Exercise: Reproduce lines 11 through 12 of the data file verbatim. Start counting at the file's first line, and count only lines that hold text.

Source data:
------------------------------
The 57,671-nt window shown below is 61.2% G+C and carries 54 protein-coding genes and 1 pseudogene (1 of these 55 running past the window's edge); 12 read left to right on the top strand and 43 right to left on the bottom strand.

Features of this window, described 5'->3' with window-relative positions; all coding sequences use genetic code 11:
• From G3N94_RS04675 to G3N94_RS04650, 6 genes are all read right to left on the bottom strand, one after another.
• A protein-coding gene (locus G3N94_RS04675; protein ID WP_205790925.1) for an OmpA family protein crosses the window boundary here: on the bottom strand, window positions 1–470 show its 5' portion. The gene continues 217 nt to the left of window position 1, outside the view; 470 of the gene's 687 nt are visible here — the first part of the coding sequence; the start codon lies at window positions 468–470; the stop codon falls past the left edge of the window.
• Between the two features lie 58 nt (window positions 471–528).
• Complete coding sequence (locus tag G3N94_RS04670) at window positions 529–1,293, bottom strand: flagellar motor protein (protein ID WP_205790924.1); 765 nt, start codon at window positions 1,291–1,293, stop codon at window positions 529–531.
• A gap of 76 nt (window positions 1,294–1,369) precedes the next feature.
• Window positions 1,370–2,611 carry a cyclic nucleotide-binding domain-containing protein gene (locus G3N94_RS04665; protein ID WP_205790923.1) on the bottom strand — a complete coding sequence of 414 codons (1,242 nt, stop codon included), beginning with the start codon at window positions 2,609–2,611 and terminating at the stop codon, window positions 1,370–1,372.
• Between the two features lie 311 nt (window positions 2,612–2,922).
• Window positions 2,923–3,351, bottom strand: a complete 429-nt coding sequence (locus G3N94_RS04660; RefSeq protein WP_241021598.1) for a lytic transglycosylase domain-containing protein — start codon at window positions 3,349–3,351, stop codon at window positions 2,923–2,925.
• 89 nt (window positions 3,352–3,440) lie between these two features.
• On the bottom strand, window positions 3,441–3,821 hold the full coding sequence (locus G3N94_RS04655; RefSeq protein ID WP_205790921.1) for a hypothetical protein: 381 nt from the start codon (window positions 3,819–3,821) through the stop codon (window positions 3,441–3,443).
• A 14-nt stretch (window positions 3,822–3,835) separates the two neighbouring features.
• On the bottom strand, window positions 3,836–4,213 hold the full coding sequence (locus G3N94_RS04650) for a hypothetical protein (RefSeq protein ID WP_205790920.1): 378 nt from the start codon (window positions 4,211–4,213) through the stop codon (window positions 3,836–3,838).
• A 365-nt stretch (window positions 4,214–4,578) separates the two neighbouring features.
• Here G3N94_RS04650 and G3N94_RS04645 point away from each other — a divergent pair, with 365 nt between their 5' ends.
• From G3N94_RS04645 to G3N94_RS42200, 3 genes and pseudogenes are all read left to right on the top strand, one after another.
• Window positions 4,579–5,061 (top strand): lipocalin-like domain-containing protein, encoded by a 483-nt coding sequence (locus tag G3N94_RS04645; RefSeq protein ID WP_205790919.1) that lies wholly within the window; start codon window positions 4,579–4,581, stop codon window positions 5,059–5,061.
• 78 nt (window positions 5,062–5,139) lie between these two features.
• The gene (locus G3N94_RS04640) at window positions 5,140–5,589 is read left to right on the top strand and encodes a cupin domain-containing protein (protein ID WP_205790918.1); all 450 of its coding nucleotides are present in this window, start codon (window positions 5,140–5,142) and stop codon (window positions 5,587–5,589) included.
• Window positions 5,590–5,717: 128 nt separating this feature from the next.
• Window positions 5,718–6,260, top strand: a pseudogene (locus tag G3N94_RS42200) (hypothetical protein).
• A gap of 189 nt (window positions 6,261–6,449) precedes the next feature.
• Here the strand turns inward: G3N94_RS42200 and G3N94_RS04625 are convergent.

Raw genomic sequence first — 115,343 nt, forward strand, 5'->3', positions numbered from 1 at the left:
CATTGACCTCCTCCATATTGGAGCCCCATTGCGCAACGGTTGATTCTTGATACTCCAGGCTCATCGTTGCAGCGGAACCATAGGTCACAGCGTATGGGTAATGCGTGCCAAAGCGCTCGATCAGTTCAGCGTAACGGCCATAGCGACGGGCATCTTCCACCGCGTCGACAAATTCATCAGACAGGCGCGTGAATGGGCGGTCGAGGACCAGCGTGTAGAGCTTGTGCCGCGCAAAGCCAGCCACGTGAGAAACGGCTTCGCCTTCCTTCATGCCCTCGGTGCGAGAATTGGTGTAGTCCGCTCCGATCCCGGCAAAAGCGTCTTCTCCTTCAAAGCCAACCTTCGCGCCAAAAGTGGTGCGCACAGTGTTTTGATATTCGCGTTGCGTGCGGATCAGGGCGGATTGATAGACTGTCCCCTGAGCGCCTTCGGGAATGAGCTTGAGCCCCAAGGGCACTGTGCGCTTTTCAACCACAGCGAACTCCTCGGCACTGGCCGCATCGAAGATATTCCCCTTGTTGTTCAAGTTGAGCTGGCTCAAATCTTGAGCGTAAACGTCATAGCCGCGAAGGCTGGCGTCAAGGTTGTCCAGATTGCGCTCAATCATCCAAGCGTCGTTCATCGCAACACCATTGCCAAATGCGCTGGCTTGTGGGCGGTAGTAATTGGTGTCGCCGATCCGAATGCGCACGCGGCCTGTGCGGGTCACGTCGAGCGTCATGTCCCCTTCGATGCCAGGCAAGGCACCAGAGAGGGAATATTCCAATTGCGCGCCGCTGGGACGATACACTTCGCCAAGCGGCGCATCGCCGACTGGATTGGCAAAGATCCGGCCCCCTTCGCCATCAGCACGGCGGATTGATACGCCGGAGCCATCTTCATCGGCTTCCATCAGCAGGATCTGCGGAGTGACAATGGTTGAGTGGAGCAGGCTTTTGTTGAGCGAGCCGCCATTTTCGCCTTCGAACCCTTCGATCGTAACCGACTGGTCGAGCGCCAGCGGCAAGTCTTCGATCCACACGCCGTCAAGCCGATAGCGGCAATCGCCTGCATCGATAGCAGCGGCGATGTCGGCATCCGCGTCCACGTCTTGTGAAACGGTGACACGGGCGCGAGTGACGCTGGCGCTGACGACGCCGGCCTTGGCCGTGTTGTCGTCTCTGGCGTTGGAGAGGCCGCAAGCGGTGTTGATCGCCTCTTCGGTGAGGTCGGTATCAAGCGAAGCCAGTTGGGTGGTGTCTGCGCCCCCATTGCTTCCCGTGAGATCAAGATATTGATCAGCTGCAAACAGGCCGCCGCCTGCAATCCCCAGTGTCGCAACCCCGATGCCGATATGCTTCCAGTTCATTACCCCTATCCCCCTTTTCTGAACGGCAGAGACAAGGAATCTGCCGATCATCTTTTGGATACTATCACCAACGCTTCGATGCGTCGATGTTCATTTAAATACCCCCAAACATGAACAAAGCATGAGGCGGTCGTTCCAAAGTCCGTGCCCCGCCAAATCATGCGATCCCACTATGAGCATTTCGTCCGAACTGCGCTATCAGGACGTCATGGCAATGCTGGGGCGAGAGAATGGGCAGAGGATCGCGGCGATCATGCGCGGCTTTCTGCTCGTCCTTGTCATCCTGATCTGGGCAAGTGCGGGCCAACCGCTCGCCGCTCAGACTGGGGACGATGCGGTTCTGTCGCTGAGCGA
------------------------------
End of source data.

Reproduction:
• 89 nt (window positions 3,352–3,440) lie between these two features.
• On the bottom strand, window positions 3,441–3,821 hold the full coding sequence (locus G3N94_RS04655; RefSeq protein ID WP_205790921.1) for a hypothetical protein: 381 nt from the start codon (window positions 3,819–3,821) through the stop codon (window positions 3,441–3,443).